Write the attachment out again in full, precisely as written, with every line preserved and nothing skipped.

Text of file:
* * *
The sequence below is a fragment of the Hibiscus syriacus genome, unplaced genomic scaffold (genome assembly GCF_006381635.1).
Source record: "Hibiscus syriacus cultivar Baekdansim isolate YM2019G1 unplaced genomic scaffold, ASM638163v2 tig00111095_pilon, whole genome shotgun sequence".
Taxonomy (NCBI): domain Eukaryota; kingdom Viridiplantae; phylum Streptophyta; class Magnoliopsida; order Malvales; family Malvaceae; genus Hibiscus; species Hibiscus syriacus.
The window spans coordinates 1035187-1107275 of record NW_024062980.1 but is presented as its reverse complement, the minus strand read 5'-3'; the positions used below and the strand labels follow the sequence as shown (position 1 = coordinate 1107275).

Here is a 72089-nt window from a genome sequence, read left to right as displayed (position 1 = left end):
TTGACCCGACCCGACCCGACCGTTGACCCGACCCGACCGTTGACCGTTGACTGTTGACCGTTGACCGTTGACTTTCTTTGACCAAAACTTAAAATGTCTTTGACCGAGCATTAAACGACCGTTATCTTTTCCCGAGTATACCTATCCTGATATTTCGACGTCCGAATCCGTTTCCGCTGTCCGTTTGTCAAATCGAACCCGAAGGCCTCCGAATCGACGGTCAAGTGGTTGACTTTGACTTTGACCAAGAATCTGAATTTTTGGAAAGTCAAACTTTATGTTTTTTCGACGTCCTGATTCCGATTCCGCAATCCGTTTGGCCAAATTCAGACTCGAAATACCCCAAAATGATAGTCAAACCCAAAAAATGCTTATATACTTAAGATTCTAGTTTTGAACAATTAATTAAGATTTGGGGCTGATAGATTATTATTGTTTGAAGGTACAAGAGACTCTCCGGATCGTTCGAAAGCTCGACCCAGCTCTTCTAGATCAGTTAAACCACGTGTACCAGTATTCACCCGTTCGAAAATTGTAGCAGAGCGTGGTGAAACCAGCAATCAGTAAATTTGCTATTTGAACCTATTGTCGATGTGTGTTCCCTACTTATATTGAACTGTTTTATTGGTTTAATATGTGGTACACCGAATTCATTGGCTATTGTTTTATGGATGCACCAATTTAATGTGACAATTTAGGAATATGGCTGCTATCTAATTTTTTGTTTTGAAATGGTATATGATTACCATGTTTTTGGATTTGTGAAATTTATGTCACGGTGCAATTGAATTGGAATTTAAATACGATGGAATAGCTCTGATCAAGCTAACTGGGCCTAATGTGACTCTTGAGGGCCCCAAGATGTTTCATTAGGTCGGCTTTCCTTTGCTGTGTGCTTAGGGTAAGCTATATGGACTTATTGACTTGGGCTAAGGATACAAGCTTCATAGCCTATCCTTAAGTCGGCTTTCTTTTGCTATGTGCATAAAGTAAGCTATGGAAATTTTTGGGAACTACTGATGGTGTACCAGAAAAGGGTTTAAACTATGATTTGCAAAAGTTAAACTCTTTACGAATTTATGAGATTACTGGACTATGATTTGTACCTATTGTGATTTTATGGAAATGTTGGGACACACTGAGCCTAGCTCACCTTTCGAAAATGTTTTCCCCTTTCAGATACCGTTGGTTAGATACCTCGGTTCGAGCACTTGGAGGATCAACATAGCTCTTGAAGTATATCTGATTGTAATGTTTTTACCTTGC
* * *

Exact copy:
The sequence below is a fragment of the Hibiscus syriacus genome, unplaced genomic scaffold (genome assembly GCF_006381635.1).
Source record: "Hibiscus syriacus cultivar Baekdansim isolate YM2019G1 unplaced genomic scaffold, ASM638163v2 tig00111095_pilon, whole genome shotgun sequence".
Taxonomy (NCBI): domain Eukaryota; kingdom Viridiplantae; phylum Streptophyta; class Magnoliopsida; order Malvales; family Malvaceae; genus Hibiscus; species Hibiscus syriacus.
The window spans coordinates 1035187-1107275 of record NW_024062980.1 but is presented as its reverse complement, the minus strand read 5'-3'; the positions used below and the strand labels follow the sequence as shown (position 1 = coordinate 1107275).

Here is a 72089-nt window from a genome sequence, read left to right as displayed (position 1 = left end):
TTGACCCGACCCGACCCGACCGTTGACCCGACCCGACCGTTGACCGTTGACTGTTGACCGTTGACCGTTGACTTTCTTTGACCAAAACTTAAAATGTCTTTGACCGAGCATTAAACGACCGTTATCTTTTCCCGAGTATACCTATCCTGATATTTCGACGTCCGAATCCGTTTCCGCTGTCCGTTTGTCAAATCGAACCCGAAGGCCTCCGAATCGACGGTCAAGTGGTTGACTTTGACTTTGACCAAGAATCTGAATTTTTGGAAAGTCAAACTTTATGTTTTTTCGACGTCCTGATTCCGATTCCGCAATCCGTTTGGCCAAATTCAGACTCGAAATACCCCAAAATGATAGTCAAACCCAAAAAATGCTTATATACTTAAGATTCTAGTTTTGAACAATTAATTAAGATTTGGGGCTGATAGATTATTATTGTTTGAAGGTACAAGAGACTCTCCGGATCGTTCGAAAGCTCGACCCAGCTCTTCTAGATCAGTTAAACCACGTGTACCAGTATTCACCCGTTCGAAAATTGTAGCAGAGCGTGGTGAAACCAGCAATCAGTAAATTTGCTATTTGAACCTATTGTCGATGTGTGTTCCCTACTTATATTGAACTGTTTTATTGGTTTAATATGTGGTACACCGAATTCATTGGCTATTGTTTTATGGATGCACCAATTTAATGTGACAATTTAGGAATATGGCTGCTATCTAATTTTTTGTTTTGAAATGGTATATGATTACCATGTTTTTGGATTTGTGAAATTTATGTCACGGTGCAATTGAATTGGAATTTAAATACGATGGAATAGCTCTGATCAAGCTAACTGGGCCTAATGTGACTCTTGAGGGCCCCAAGATGTTTCATTAGGTCGGCTTTCCTTTGCTGTGTGCTTAGGGTAAGCTATATGGACTTATTGACTTGGGCTAAGGATACAAGCTTCATAGCCTATCCTTAAGTCGGCTTTCTTTTGCTATGTGCATAAAGTAAGCTATGGAAATTTTTGGGAACTACTGATGGTGTACCAGAAAAGGGTTTAAACTATGATTTGCAAAAGTTAAACTCTTTACGAATTTATGAGATTACTGGACTATGATTTGTACCTATTGTGATTTTATGGAAATGTTGGGACACACTGAGCCTAGCTCACCTTTCGAAAATGTTTTCCCCTTTCAGATACCGTTGGTTAGATACCTCGGTTCGAGCACTTGGAGGATCAACATAGCTCTTGAAGTATATCTGATTGTAATGTTTTTACCTTGC